Non-competes are unenforceable in California, but non-disclosure agreements pertaining to a former employer’s confidential information are an entirely different story. It’s important to note that whenever your company hires a competitor’s ex-employees, there are legal risks that accompany that hire. These risks need to be balanced against the benefits of hiring someone with relevant in-industry experience and, if the scales tip in favor of hiring them, processes and policies need to be put in place to manage the risk.
In this blog post, we’ll outline:
5 Tips to Manage Confidential Information When Employees Join From Your Competitors
Tip 1: Talk to employees about their contractual obligations as part of your onboarding process.
People agree to contractual terms they don’t understand (or even read) fairly regularly. In the context of your workplace, it’s important to talk to any new hires who have experience (as an employee, contractor, or intern) with your competitors to ensure they are alert to any contractual obligations to respect their former employer’s confidential information.
You should outline that your business does not want to know about any of their confidential information and provide examples of the types of confidential information you’re referring to. Consider the employee’s position and try to tailor the types of confidential information you outline to include the types you’d expect them to know.
It’s beneficial to explain why it’s important they keep that information confidential. You can outline that:
- They may be personally sued for breach of contract if they disclose any confidential information, and
- Their disclosure can impact your company’s reputation and risk management, too.
Tip 2: Train your managers and executives on the importance of respecting the confidential information of prior employers.
Your company’s supervisors and leaders should attend training that alerts them to the consequences of employees breaching their obligations to their former employers. Since they are (most likely) in a more senior position to your competitors’ ex-employees, it’s essential that they know not to ask about confidential information (as the more junior employee may disclose it for fear of risking their new job or reducing their chance of career advancement).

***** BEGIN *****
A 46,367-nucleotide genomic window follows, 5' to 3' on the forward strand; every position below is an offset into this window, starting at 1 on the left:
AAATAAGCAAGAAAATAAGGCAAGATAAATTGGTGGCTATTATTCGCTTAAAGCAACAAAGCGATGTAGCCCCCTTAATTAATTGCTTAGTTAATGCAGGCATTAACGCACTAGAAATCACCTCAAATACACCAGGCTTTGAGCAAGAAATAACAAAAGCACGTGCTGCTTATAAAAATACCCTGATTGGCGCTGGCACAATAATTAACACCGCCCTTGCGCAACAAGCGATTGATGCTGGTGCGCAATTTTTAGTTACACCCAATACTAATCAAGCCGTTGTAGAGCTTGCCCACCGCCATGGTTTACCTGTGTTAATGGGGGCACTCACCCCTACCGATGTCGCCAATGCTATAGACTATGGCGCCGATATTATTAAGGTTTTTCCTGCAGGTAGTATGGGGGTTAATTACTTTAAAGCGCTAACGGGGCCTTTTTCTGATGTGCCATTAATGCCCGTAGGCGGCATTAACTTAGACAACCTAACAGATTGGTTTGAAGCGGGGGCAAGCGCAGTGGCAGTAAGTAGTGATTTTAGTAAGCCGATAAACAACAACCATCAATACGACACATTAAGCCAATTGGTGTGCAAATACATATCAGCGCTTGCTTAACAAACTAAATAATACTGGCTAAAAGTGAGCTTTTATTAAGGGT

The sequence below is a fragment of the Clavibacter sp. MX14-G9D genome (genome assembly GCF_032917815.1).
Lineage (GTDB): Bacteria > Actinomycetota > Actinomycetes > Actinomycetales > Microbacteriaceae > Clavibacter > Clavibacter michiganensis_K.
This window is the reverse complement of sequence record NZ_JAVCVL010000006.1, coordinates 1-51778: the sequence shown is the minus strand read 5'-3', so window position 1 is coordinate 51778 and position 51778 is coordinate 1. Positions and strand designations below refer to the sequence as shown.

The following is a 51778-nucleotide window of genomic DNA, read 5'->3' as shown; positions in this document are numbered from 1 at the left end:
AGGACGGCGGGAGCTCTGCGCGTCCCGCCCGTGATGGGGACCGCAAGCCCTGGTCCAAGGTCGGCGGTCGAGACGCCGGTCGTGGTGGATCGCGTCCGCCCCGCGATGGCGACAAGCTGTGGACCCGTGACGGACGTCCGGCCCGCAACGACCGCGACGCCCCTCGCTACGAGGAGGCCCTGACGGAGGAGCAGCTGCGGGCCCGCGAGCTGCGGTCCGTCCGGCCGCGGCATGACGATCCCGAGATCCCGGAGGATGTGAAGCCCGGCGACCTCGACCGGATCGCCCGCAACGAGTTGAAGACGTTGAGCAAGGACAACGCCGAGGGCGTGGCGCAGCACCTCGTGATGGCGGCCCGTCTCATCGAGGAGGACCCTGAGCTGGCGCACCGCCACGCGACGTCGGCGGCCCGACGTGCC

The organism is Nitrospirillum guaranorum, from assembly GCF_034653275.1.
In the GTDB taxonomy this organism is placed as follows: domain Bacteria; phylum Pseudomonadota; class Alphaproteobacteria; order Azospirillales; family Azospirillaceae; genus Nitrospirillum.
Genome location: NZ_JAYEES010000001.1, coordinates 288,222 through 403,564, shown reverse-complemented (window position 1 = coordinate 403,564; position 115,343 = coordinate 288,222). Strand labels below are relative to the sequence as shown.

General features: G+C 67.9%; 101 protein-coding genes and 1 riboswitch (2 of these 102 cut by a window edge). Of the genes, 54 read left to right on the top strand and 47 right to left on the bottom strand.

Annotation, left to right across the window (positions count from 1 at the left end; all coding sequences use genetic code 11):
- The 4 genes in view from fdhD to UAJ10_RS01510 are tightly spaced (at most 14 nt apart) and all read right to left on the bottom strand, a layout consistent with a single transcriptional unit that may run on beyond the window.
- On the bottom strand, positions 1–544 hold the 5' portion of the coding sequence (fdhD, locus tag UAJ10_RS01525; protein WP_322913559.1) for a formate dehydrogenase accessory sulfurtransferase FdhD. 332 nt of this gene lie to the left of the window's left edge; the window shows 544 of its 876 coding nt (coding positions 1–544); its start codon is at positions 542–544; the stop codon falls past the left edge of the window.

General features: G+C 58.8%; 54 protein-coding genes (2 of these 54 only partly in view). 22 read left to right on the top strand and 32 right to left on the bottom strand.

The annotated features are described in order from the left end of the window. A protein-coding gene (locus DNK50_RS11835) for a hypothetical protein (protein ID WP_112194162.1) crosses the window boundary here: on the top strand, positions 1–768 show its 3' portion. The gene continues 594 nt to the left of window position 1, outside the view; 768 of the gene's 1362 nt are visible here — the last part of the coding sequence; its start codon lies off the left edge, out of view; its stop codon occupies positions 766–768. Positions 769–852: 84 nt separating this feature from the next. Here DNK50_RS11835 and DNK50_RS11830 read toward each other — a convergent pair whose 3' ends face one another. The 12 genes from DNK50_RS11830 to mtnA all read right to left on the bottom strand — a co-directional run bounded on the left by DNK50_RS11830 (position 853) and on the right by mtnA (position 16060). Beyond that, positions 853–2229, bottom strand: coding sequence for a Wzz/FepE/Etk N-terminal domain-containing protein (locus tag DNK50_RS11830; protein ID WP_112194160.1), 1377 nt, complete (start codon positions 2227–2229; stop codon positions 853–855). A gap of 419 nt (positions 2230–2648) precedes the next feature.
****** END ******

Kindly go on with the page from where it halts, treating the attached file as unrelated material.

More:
It’s also important that your supervisors and managers recognize circumstances where an employee is sharing confidential information, so they can minimize the spread and/or use of that information. They can only do this if they understand what confidential information is and the importance of not using third-party confidential information so, again, training your team is key here.
Tip 3: Request all new employees to sign an agreement that prohibits their use of third-party confidential information.
Any new hire should be asked to sign an agreement that expressly prohibits their use of third-party confidential information for any purpose in their new position. It’s important that all team members do this, not just those who formerly worked for your competitors.
This policy should include provisions that outline potential consequences if they were to use third-party confidential information in the course of their employment. You should outline that employees may be disciplined for the use of third-party confidential information, including potentially being terminated for any breach.
Tip 4: Check in with your new hires to be sure they aren’t using confidential information from prior employers.
Your employees are (and should be) free to use the skills and take advantage of the experience they have in your industry, so it’s important that your internal processes aren’t too restrictive on innovation. However, it’s worthwhile checking in with your new hires from time to time to ensure they aren’t using confidential information from prior employers. Certain actions may also warrant a quick check-in, including if your new employee:
- Implements new documents or processes.
- Proposes new products or ways of doing things.
- Uploads new documents or brings in paper copies of documents from a former employer.
Tip 5: Don’t act on any confidential information supplied by your employees.
While it is your employee’s responsibility to not breach their contractual obligations to their former employer, there are compelling reasons to not act on confidential information they supply in breach of their contractual obligations to a former employer. The reality is that your company is the party with the deepest pockets (between your corporate entity and your employee), so it is possible (even probable) that the former employer will sue your company as well as your new employee for breaches related to the disclosure of confidential information.
If you’re uncertain about how to manage your risk when hiring your competitors’ employees, reach out. We’d love to help! And if you have any other burning questions, let us know. We’re always looking for more FAQs to answer in these 5 Tip Friday segments.
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